Encouraging but worrisome
The better-than-expected 8.8 per cent GDP growth rate last quarter reflects India’s robust fundamentals, but it will be best not to ignore the potential party poopers. Abhijit Patnaik reports.delhi Updated: Sep 03, 2010 03:00 IST
It's that time of year when the collective back of the nation is patted for a good show on the economic front. A clear trend
India posted a gross domestic product (GDP) growth rate of 8.8 per cent in the last quarter. If this growth rate sustains, the country's economy may double in size in less than 10 years.
GDP is a measure of a country's overall economic output. It is the market value of all goods and services officially produced in a year within the borders of a country.
"Strong GDP growth seen in the first quarter of 2010-11 is very encouraging and maintains India's position as the second fastest growing (large) economy in the world after China," said Chandrajit Banerjee, director general of the Confederation of Indian Industry, in a statement released on Tuesday.
Although the services sector – that accounts for 50 per cent of India's GDP – shows a healthy growth of 9.4 per cent year-on-year (y-o-y), the icing on the cake has been manufacturing with a 12.4 per cent y-o-y growth rate compared to 3.8 per cent in the previous year.
Even agriculture, long the poor cousin of manufacturing and services, is looking up. It showed a growth rate of 2.8 per cent y-o-y against 1.9 per cent last year.
There's more to cheer for. While the ground beneath the Delhiite has been crumbling due to excessive rains, the farmer flashes a wide grin. The good monsoon will only push the agricultural growth rate up and help cool down inflation by the year-end.
But economists warn that though the economy may be running fast, the ground underneath is treacherous. Both consumption and investment – factors that push the GDP growth rate – are showing poor growth rates.
What's more, while the agriculture and manufacturing sector growth rates were strong, mining and construction have recorded modest growth rates. And the services sector growth could have been stronger but for the
moderation in financing, real estate and business services, according to Banerjee.
The big reason for India's growth is the domestic market. Unlike China, with its export-led model, the slowdown in the global economy hardly put the brakes on India's engine of growth. The key factor underlying India's economic performance is the rising sales of goods made by companies at home to consumers at home.
But the high inflation rate going on for a year now will make a dent into this. "This has really led to a compression of the domestic demand," said Matthew Joseph, senior consultant at the Indian Council for Research in International Economic Relations.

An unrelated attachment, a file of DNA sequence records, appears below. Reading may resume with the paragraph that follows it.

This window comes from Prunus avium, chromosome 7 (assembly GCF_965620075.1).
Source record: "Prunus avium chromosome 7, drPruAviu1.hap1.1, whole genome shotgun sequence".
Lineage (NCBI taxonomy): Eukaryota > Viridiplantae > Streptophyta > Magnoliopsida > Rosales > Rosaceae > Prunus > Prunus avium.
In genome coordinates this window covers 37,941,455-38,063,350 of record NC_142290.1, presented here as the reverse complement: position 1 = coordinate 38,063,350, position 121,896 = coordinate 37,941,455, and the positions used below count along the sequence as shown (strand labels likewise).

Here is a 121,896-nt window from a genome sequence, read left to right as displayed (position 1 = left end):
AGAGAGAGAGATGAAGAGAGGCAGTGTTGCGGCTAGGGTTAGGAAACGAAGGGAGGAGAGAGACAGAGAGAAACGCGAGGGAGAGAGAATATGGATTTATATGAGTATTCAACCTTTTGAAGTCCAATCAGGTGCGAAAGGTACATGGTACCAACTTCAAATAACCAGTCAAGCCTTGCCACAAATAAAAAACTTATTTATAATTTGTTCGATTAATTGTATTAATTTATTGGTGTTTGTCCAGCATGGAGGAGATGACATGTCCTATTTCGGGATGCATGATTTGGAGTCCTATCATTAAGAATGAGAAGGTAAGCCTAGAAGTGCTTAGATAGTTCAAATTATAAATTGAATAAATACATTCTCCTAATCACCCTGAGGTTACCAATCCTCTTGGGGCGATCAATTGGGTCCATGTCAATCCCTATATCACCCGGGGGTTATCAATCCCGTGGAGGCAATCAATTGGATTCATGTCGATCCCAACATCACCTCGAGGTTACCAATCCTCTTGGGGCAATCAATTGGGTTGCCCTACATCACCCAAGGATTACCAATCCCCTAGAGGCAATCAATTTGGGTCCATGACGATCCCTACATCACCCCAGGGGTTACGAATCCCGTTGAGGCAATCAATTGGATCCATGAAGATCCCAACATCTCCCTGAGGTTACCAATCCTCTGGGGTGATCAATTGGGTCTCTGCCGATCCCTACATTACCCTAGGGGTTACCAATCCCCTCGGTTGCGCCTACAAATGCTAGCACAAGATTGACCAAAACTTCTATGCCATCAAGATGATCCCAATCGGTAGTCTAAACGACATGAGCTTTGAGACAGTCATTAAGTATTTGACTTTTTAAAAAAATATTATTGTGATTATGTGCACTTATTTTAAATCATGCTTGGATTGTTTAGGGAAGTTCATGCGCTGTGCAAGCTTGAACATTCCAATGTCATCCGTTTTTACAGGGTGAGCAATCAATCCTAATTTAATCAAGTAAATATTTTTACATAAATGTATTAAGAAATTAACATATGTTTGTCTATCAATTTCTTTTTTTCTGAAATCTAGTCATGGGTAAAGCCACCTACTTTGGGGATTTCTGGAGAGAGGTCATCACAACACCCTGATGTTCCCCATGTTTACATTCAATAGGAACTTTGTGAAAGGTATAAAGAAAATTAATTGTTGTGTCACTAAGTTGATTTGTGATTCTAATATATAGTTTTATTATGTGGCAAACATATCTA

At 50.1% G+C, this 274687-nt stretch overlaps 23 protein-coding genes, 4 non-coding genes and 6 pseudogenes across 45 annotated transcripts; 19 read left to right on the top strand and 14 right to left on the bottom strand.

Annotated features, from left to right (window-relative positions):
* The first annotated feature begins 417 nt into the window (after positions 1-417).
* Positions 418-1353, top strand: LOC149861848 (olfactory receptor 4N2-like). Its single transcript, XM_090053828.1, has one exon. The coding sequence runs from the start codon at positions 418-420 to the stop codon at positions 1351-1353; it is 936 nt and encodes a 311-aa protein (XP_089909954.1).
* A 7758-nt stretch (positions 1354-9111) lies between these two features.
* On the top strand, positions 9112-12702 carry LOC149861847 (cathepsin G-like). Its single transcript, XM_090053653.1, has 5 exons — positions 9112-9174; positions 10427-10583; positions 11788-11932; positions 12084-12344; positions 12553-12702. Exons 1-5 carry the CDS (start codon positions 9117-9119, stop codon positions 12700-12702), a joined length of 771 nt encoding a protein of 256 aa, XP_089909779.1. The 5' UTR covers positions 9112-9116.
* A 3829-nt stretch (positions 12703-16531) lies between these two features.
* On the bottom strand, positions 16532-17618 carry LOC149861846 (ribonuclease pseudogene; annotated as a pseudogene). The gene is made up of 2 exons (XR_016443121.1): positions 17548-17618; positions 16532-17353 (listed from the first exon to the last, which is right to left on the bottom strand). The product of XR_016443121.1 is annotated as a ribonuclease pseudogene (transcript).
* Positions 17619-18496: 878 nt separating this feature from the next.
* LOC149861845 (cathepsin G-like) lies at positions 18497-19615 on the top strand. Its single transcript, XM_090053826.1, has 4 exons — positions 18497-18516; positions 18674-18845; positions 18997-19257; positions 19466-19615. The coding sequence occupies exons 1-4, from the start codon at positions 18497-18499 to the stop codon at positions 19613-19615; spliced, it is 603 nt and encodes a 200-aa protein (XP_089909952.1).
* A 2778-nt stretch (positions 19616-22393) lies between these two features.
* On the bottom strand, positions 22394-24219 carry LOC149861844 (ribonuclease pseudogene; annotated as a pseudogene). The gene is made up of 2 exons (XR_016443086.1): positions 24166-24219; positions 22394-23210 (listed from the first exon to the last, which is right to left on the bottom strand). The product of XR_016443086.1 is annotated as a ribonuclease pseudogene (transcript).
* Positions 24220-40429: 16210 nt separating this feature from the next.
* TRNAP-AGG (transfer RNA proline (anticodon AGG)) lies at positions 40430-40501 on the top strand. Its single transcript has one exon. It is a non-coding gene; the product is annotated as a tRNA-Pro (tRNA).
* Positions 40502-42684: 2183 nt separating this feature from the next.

He said, "Look at the numbers. These are the lowest in recent memory for private consumption growth in India. Even during the 2008 crisis, the numbers were 3-5 per cent. Now it's 0.3 per cent y-o-y – a record low."
The government consumption rate also declined by 0.6 per cent for the first time in 11 quarters. Investment growth rate reduced to 3.7 per cent from 17.7 per cent in January-March 2010. Even in that quarter, private consumption grew quite slowly – 2.6 per cent y-o-y. Lower expenditure growth will definitely affect future GDP figures.
No island, this
Although India's dependence on foreign trade is limited, the economy is in no way unconnected to the world. If the fears of a double-dip recession in the US materialise and Europe continues to falter in its recovery, it could shave close to 0.5 per cent off our GDP estimates.
India's merchandise exports increased to 13.2 per cent in July – the slowest pace in six months. This is a sign that the world economy is slowing. "Export and import growth contracted in this quarter, with a larger contraction in exports. This has had a net negative effect on GDP," Joseph argued.
What's in a number?
Some experts question the numbers themselves.
While GDP at factor cost grew 24.8 per cent in nominal terms, it grew only by 3.7 per cent in real terms. The difference is the inflation rate – 21.1 per cent. But the average inflation growth rate was 11 per cent in the April-June quarter.
Inflation plays a spoil sport here, as GDP is only the market value of goods and services. Real GDP, however, does not include inflation and is considered a better indicator of an economy's health since it reflects growth in actual physical output.
For example, even if real GDP does not rise at all, but inflation rises by 5 per cent, nominal GDP will show a rise by 5 per cent, which can be misleading, since output has not grown, only the prices have gone up.
The mistake in calculating the inflation factor – also called the price deflator – which is used for converting nominal GDP into real GDP will need to be corrected by the Ministry of Statistics and Programme Implementation soon.
Joseph said, "Industrial production, which helped boost the figures this quarters, will be in the 7-8 per cent range next quarter. The high base will also bring down the numbers for growth in industrial production. I expect the GDP figure to grow by less than eight per cent."
However, if the numbers stay rosy, this GDP growth rate will mean that it is only a matter of time that India breaks into the Top 10 economies of the world, unseating Canada.